This is some of the coding work and thoughts I looked at today. If you’re interested in WooCommerce Membership Sites [email me](

## Should You Refactor old SCSS or Nuke and Pave

Been working on a site for about 9 years and we’ve done a bit of nuke and pave, but mostly just kept working with existing code for our styles. That means there is often a bunch of things spread all around that need to get changed, and then we find one more thing that needs fixing.

For devs, it often appeals to nuke old code and write new stuff from scratch. You get to simply stop dealing with technical debt that has annoyed you for a while. The problem is that you’re going to introduce a bunch more problems that you won’t see until you’re done rebuilding. There are edge cases that you solved in the earlier version of the project that are going to come back.

For eCommerce sites this is especially important because you’ve worked on improving your conversion and any change to your design is going to affect conversion rates. I think a better approach to nuke and pave is to progressively refactor. Maybe start by moving the Sass to 7-1 structure (outlined below) and then tackle the front page to move it to flexbox and css grid while A/B testing any layout changes you’re going to make. When you’re happy with the frontpage move on to the next part of the site, like the header. A slow and steady change over to new technology without throwing out what is working in the older site design is a way safer way to work with your client’s business than nuking their site to “fix” it without thinking about how it may affect their conversions.

If you’re working with server side code, then start with writing Unit Tests to verify any functionality you’re going to work on. Then start refactoring and make sure your unit tests keep passing. Anything less is playing fast and loose with your client’s income.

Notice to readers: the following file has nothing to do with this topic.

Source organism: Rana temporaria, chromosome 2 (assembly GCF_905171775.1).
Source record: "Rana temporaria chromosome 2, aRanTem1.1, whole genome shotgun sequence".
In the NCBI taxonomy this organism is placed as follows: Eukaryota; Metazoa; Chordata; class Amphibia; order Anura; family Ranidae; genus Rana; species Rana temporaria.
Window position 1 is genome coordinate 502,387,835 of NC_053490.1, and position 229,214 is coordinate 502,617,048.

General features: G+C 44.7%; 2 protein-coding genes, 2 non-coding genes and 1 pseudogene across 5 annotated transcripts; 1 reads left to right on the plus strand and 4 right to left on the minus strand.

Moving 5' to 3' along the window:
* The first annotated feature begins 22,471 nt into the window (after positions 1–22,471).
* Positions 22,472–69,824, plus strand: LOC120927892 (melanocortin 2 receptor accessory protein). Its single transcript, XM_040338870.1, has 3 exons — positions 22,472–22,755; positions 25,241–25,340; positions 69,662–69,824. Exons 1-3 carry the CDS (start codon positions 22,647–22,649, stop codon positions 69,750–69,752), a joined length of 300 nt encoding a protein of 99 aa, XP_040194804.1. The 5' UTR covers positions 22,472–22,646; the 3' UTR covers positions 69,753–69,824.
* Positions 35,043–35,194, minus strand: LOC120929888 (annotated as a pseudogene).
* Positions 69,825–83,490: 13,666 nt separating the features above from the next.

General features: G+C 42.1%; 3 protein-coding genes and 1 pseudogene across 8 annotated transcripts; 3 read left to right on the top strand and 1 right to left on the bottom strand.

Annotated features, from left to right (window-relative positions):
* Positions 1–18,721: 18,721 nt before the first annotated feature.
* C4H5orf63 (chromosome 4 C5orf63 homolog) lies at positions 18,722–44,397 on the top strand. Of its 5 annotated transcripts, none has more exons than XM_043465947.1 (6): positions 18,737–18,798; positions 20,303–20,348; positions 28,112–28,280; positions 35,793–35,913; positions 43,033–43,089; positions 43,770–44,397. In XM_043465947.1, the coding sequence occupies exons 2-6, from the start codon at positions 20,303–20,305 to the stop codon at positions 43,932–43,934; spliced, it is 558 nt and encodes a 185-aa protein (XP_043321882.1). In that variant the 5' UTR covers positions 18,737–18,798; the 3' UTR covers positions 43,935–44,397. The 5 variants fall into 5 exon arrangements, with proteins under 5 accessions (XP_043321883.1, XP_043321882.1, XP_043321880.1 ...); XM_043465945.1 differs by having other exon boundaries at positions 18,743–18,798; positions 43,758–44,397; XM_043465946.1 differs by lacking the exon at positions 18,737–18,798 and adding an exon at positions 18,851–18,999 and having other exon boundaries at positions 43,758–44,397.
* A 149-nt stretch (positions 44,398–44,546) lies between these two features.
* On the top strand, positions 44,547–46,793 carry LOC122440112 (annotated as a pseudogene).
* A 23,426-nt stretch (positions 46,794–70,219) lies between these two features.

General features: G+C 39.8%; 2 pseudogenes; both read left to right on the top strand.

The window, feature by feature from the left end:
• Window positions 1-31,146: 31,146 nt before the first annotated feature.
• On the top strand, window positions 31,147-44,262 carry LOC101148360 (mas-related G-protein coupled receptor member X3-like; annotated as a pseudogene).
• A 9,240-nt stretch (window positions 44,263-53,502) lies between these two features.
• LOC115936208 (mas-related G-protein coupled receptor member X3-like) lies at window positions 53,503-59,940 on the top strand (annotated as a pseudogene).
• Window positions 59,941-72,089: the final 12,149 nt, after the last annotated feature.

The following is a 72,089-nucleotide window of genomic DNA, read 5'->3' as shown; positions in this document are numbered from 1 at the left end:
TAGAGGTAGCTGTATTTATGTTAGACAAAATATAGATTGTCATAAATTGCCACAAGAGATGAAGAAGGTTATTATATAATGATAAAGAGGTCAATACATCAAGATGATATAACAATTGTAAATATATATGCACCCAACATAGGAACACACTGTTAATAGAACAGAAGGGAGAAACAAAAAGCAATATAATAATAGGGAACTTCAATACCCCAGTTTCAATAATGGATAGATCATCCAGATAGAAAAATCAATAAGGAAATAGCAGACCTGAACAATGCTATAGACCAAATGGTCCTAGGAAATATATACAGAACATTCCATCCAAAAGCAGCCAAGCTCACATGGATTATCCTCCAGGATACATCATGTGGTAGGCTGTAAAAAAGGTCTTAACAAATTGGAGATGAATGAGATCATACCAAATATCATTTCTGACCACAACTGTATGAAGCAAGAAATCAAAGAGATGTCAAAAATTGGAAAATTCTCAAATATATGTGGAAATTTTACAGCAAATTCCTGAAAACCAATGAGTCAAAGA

I’ve been refactoring PHP based WordPress code after building 9 plugins for a client over 2 years. Some functionality is shared, but we didn’t know it at the time. I ended up rewriting things because functionality was buried in a single plugin and I forgot about a method. We’re moving to extract that functionality now so that we can not have duplicated code. This starts with writing tests across the existing code.

## Research

**[Structuring your Sass Projects](**
– introduced me to the 7-1 pattern for layout of Sass projects. The 7 areas below are imported into _main.scss_ (or whatever)
1. **Abstracts**: holds helpers, functions, mixins, config files, variables. Anything in here is used in other spots and they aren’t themselves compiled into your CSS
2. **Base**: resets, typography, the boilerplate code for your project
3. **Components**: styles for buttons, carousels, sliders. Probably a bunch of these files
4. **Layout**: the styles for the parts of your site, like _header.scss or _forms.scss
5. **Pages**: styles specific to individual vidual pages, like _frontpage.scss for the front of your site
6. **Themes**: not used by most projects but it would be the light vs dark theme or other colour themes for your projec8t
7. **Vendors**: third party code from external libraries

**[Progressively Enhanced CSS Layouts](**
– looking forward to no more floats and moving to flexbox and css grid

**[Refactoring Techniques](**
– huge resource on ways to refactor your code

Looked at sanitizing a phone number as user meta, but it appears that the best/only way to do this is to use [sanitize_text_field](